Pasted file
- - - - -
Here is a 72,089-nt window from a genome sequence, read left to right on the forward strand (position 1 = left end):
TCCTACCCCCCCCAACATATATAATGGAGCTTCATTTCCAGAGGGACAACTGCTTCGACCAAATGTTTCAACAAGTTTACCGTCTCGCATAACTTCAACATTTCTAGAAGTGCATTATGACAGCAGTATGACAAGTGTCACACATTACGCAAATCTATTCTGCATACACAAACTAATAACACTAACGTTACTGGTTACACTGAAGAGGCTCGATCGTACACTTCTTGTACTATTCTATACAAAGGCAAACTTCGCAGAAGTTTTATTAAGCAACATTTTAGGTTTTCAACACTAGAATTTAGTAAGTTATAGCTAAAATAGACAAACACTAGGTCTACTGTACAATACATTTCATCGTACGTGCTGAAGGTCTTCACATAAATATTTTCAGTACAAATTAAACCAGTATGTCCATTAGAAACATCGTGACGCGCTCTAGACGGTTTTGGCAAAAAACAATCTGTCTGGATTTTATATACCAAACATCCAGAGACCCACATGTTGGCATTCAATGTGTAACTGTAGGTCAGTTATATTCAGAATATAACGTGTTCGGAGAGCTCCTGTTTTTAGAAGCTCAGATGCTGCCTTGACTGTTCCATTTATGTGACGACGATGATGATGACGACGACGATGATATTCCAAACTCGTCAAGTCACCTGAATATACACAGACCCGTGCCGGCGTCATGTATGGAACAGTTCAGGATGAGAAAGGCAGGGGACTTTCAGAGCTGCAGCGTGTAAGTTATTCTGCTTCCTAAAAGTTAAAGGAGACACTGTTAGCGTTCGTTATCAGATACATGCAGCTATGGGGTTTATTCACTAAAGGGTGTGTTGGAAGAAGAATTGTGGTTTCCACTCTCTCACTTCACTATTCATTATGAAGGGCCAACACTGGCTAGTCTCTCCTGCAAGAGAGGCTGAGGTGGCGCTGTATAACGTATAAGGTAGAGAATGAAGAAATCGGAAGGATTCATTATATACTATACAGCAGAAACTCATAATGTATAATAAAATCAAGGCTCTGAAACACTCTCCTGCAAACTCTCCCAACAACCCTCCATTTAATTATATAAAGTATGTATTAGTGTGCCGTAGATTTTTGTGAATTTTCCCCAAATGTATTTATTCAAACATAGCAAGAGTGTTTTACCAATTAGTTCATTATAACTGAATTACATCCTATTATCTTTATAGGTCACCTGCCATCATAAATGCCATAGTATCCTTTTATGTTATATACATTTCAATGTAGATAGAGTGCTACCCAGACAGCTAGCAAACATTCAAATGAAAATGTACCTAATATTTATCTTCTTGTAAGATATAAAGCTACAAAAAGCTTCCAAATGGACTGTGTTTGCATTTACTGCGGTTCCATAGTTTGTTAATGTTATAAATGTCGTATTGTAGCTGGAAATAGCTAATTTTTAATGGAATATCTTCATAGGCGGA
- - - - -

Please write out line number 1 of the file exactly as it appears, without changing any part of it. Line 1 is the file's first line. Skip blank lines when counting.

Here is a 72,089-nt window from a genome sequence, read left to right on the forward strand (position 1 = left end):